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Challenge #5: Always being prepared

The art of being prepared is critical and goes beyond tracking weather or being familiar with a particular location. Being prepared entails having the right gear, having your gear ready to go, having non-photographic gear such as GPS, umbrella or a cell phone and taking precautionary steps to buddy up with a friend or tell people where you’re going. Being prepared is as much about getting the shot you want as it is about returning home safely.

Whitney Predawn Jimgoldstein 520Cc

So what is it about bad weather that gives it its transforming power?

Light and shadow are the first qualities that come to mind. Various weather conditions can rapidly change how a scene is lit. Clouds can diffuse the sun for even lighting, the sun can poke through the clouds for spotlight effects, rain can create reflections, etc. Shadows on the other hand can enable the isolation of a subject, create visually interesting layers to a scene, form leading lines, frame your subject, etc.

Contrast, the play of light and dark against each other, can add another level of complexity to a scene. Scenes that contain a good degree of contrast, say for example from bands of clouds in the sky, can be used to highlight or isolate your subject. Conversely foggy conditions can reduce contrast creating completely different atmosphere to a scene.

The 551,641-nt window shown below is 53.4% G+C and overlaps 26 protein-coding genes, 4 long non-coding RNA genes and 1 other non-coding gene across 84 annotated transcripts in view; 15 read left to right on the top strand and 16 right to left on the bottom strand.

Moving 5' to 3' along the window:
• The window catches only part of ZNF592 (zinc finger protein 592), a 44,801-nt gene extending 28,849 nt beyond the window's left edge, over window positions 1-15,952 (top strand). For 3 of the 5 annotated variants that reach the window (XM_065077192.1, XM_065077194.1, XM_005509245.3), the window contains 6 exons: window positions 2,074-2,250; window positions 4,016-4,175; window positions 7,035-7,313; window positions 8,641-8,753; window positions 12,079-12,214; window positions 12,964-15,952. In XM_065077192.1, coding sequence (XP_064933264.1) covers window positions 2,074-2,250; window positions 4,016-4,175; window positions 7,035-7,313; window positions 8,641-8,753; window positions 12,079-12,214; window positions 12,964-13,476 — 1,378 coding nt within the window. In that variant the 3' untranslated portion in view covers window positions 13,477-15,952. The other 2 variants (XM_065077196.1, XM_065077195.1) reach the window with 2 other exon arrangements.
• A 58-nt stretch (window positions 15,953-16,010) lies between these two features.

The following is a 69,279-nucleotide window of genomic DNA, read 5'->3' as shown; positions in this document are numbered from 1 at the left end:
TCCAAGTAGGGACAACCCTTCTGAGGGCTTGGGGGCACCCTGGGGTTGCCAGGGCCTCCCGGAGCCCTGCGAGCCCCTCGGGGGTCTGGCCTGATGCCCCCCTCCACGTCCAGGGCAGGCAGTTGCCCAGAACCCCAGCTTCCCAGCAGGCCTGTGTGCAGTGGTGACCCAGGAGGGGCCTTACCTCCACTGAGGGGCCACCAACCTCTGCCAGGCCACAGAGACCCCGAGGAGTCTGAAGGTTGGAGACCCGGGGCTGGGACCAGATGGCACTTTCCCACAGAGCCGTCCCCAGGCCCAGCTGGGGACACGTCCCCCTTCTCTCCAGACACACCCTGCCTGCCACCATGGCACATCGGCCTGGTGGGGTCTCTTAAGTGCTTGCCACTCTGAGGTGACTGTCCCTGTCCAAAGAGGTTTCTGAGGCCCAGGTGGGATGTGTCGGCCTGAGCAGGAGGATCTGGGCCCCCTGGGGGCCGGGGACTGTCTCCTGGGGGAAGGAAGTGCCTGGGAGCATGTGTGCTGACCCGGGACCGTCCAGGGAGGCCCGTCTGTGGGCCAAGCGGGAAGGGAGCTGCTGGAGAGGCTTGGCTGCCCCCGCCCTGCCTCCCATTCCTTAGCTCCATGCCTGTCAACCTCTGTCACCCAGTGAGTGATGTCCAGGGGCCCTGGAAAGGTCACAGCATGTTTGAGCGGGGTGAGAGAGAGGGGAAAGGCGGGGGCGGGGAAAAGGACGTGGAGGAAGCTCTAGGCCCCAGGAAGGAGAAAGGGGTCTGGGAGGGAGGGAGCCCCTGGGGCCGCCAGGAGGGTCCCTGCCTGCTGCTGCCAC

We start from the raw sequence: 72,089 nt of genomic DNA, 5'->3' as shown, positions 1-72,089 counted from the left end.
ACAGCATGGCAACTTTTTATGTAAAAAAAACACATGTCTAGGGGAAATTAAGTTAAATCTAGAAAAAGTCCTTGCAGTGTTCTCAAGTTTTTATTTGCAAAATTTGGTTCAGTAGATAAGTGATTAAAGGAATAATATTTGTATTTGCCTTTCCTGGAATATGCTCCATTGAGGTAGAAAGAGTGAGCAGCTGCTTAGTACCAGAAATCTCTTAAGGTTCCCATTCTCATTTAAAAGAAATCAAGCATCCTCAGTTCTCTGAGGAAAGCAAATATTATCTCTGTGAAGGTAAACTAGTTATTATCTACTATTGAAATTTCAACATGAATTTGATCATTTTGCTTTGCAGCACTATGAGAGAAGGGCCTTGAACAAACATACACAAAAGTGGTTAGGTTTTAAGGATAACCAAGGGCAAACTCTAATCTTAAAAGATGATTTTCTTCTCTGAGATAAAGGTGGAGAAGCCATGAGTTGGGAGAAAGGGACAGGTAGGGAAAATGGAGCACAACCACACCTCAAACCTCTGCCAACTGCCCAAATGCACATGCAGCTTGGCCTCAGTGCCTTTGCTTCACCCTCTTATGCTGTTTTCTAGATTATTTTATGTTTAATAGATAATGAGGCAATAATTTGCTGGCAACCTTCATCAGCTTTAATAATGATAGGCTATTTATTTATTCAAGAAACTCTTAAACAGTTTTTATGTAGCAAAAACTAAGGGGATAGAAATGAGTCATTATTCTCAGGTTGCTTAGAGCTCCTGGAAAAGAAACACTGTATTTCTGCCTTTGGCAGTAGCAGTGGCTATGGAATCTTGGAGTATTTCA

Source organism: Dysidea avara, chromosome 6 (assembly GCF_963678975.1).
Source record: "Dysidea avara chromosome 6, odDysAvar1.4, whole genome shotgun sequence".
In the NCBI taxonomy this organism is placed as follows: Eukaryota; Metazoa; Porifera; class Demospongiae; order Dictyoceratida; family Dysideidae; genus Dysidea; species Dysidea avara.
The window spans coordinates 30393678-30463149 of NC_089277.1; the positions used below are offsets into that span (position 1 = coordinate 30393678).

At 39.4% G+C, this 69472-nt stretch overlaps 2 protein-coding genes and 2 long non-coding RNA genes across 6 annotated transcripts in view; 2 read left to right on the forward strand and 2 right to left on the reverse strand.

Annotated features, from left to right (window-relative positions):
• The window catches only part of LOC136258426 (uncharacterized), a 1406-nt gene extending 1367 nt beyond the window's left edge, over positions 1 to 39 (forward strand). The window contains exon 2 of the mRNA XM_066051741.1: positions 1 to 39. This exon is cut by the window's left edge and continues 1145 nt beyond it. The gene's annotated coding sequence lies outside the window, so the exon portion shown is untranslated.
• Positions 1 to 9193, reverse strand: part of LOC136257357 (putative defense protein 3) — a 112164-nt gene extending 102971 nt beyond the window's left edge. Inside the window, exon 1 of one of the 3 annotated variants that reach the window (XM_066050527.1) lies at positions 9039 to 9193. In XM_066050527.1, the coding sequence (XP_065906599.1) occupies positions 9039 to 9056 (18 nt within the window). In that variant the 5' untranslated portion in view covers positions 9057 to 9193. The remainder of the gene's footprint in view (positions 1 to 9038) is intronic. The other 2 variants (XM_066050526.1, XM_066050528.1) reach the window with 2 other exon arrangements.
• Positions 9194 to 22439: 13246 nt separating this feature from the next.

Brightness of a scene will impact the length of time needed to expose your subject. Brightness will also influence your choice in using artificial lighting to illuminate your subject or not. For longer exposures bad weather provides an opportunity too highlight motion, while the use of artificial lighting will enable you to create dramatic highlights to accentuate your subject

Dimension is part of our everyday visual experience. Photography being a 2-dimensional medium requires a creative approach to composition to trick our viewer’s brain. To do this including compositional elements that are familiar and provide both perspective and scale are critical. Clouds, fog banks, sunbeams, etc. in conjunction with subjects in your image can easily lay the groundwork to create dimension in your photographs.

If you play your cards right managing these challenges correctly and looking to leverage the transforming qualities of bad weather in your work you’ll find the photographic world is your oyster. Scenes that you otherwise would have ignored become great photographic opportunities. Most importantly your images will gain impact to wow your viewing audience.

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Jim Goldstein

Jim Goldstein is a San Francisco based professional photographer. An author as well as a photographer Jim has been published in numerous publications including Outdoor Photographer, Digital Photo Pro, Popular Photography and has self-published a PDF eBook Photographing the 4th Dimension - Time covering numerous slow shutter techniques. His latest work and writing can be found on his JMG-Galleries blog and on 500px